Dear James: My house is fairly small and I want to add a skylight to the living room to open it up. The problem is that there is an attic above it. Is there a way to still add a skylight in the ceiling? — Steph J.
Dear Steph: Adding a skylight to a room can have an amazing impact on its decor and make it seem much larger than it actually is. You will be surprised at how the bright, natural sunlight will draw your family members into that room.
Although it is a little trickier to install a skylight in a room with an attic above it compared to a vaulted or cathedral ceiling, more than half of all skylights are installed this way. The actual installation of the skylight in the roof is identical, but you will have to build a light well from your ceiling to the skylight in the roof.
Before you start cutting holes in the roof, first determine the type of skylight (flat or domed, glass or plastic, fixed or venting) that you want. A fixed, domed, plastic one is probably the easiest to install and is definitely the least expensive option.
If you prefer a skylight that opens for ventilation, consider how it opens. Since it is up in a light well, it may be difficult to reach with a manual rod. Installing a model with an electric motor is most convenient. Make sure you have a simple path to run an electric line to it.
The size of the skylight is also critical for effective lighting and for aesthetic balance. If it is too small, it will look silly. If it is too big, it will create glare and result in too much energy loss. A rule of thumb is to multiply the square footage of the room by .045 to determine the proper square foot size of the skylight.
Go up on the roof and determine where you want the skylight to be located. Drill a hole through the roof at about the center of the skylight. Go into the attic. Use the hole as a reference only because the skylight location should be adjusted to match up with the rafters for proper support. Drill four corner holes up through the roof to show the exact location.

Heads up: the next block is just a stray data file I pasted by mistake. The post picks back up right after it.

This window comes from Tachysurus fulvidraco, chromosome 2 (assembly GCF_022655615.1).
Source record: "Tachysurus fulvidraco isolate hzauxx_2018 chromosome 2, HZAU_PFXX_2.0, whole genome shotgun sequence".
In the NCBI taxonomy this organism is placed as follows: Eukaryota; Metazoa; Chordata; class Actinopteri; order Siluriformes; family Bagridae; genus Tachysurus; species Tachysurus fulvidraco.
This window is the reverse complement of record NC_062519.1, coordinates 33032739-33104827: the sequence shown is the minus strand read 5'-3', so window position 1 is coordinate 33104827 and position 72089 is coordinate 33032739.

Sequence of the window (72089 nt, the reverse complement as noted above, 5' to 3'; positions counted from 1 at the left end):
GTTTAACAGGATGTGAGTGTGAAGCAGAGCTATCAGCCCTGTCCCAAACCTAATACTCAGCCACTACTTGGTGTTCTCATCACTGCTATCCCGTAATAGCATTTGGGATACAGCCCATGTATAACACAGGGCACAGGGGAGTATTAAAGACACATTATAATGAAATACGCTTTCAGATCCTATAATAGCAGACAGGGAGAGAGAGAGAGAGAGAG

There are two light well designs you can use. A straight-walled light well is the easiest to build, but not the most attractive or effective. With this light well design, the opening in your ceiling is the same size as the skylight and the sides are straight for simplicity.
If you are somewhat handy with tools, a tapered light well is a much better design. The open area in your ceiling will be about twice that of the skylight area. It provides better distribution of the sunlight throughout your room and a better view of the sky.
No matter which design of light well you choose, it is extremely important to seal all the joints well with caulking. Silicone caulking is good to use because the temperature inside an attic can get quite high. Go into the attic and glue or nail several inches of rigid foam insulation on the sides of the light well. Don’t leave any voids.
Once the light well is completed, the worst is over. Installing a skylight in the roof is straightforward procedure that is similar for most skylights. The key to a leak-free installation is generous use of caulking and careful fitting of the flashing and shingles.
Send your questions to Here’s How, 6906 Royalgreen Dr., Cincinnati, OH 45244 or visit www.dulley.com.